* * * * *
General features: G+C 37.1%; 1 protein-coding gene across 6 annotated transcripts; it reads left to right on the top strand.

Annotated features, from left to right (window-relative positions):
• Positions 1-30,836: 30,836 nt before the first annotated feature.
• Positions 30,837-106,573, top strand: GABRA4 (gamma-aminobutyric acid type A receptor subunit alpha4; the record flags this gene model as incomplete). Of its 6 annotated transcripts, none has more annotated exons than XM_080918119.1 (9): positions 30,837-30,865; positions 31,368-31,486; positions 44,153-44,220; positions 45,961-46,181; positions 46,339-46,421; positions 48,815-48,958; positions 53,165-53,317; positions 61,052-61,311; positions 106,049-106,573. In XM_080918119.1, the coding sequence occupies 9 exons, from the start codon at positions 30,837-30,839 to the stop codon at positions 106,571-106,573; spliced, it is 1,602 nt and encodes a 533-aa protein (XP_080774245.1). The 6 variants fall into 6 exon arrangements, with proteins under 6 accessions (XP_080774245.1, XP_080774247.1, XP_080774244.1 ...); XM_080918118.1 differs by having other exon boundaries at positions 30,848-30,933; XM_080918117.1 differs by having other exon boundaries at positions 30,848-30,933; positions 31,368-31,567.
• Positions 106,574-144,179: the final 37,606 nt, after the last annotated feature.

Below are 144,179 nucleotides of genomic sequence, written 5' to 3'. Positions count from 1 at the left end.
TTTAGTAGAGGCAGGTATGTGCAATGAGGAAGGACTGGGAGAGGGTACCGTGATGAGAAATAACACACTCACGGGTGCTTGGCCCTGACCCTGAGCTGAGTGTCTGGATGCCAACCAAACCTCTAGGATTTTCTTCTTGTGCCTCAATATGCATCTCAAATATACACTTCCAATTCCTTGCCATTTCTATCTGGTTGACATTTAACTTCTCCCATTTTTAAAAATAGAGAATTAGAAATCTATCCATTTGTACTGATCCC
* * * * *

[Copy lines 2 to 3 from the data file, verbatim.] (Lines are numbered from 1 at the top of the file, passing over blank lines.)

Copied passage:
Annotated features, from left to right (window-relative positions):
• Positions 1-30,836: 30,836 nt before the first annotated feature.